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Italy in Small Bites Hardcover – October 18, 1993


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Product Details

  • Hardcover: 304 pages
  • Publisher: William Morrow Cookbooks; 1st edition (October 18, 1993)
  • Language: English
  • ISBN-10: 0688111971
  • ISBN-13: 978-0688111977
  • Product Dimensions: 7.8 x 1.1 x 10.2 inches
  • Shipping Weight: 1.8 pounds
  • Average Customer Review: 3.0 out of 5 stars  See all reviews (5 customer reviews)
  • Amazon Best Sellers Rank: #4,362,935 in Books (See Top 100 in Books)

Editorial Reviews

From Publishers Weekly

Field’s well-researched and elegantly written cookbook on Italy’s merende (comparable to Spanish tapas and Greek meze), originally published in 1993, gets a new look and a new foreword to appeal to a new generation of readers. Merende, small midmorning or afternoon snacks, can be as simple as a wedge of cheese and a slice of bread, or as complex as the Pugliese merende called Puddhica, which comprises mussels, clams and octopus, sauteed with garlic and served alongside homemade focaccia. Several of Field’s merende could double as dinner-the Polenta con Baccala Mantecato (Polenta with Creamy Salt Cod) is rich and salty, a culinary heavyweight made from the dried cod formerly considered "a dish of the poor." Erbazzone (Spinach Pie), a "quintessential" springtime merenda that incorporates fresh spinach, eggs, pancetta and almost a cup of Parmigiano-Reggiano, is also very satisfying. On the lighter side, there’s a variety of tempting crostini topped with everything from sweet peppers to olive paste to mozzarella, anchovies and tomatoes. Any of these would make wonderful cocktail party pass-arounds, as would Frico, crisp doilies of aged Montasio or Asiago cheese. There are even merende recipes to satisfy a sweet tooth, such as Amaretti al Caffe, the classic cookies so delicious with coffee, and Torta di Riso, a luxurious rice pudding torte. Field (The Italian Baker; Celebrating Italy) is a scholar of Italian food; her book includes a history of merende, a selected bibliography and a fairly comprehensive source guide for hard-to-find ingredients. Although Field laments the passing of the traditional snacktime in Italy-a victim, she says, of packaged, processed foods and an increasingly hectic way of life-her cookbook guarantees that the merende heritage can live on wherever people like to snack Italian-style.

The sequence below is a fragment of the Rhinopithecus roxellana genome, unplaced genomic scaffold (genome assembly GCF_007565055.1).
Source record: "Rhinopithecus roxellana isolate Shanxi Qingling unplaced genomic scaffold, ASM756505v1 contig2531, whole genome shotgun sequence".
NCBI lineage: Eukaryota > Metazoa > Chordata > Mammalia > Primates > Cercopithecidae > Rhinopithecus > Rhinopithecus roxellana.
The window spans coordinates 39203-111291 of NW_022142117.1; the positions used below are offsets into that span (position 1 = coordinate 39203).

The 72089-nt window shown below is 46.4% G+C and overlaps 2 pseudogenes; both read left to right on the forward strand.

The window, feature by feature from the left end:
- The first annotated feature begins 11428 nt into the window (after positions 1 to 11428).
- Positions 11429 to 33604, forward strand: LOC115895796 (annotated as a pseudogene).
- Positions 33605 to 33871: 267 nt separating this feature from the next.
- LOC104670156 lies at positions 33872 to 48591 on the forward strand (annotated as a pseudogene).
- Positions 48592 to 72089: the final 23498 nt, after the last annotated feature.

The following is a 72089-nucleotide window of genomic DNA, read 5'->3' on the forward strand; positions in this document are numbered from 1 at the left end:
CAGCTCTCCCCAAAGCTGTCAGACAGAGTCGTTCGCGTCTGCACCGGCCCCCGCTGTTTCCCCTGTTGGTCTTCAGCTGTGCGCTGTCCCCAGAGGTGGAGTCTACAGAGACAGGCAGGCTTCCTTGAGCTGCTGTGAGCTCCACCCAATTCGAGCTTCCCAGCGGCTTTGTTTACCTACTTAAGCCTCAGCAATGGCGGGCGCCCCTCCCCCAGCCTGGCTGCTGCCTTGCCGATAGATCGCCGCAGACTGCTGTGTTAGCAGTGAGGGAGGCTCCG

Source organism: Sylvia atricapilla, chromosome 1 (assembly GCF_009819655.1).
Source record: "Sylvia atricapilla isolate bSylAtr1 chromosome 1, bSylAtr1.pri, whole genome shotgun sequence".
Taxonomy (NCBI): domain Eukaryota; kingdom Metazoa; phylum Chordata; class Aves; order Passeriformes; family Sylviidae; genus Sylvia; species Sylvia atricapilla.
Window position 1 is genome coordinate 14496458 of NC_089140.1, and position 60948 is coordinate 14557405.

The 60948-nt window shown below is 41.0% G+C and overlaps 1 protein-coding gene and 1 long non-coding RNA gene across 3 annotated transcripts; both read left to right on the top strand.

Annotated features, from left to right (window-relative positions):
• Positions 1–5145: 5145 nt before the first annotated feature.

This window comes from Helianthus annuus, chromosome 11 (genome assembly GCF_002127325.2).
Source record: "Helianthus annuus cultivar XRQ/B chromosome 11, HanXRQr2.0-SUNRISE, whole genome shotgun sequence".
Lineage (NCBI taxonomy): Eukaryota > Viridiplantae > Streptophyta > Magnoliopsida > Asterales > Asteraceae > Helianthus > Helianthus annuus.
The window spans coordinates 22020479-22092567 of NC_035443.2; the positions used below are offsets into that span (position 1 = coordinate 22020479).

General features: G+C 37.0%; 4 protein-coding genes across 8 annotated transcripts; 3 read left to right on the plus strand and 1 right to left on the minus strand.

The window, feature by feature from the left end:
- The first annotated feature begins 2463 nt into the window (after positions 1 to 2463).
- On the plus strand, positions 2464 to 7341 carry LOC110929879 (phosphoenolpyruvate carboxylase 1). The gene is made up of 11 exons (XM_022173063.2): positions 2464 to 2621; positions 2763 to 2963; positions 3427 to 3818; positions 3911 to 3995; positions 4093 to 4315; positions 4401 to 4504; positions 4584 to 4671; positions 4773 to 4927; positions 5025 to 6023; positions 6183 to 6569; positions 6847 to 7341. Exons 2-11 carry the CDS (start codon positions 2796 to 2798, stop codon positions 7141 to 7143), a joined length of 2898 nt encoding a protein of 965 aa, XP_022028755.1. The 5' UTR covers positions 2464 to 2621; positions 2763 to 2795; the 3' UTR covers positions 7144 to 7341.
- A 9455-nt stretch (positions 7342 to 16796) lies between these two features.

Copyright © Reed Business Information, a division of Reed Elsevier Inc. All rights reserved. --This text refers to an alternate Hardcover edition.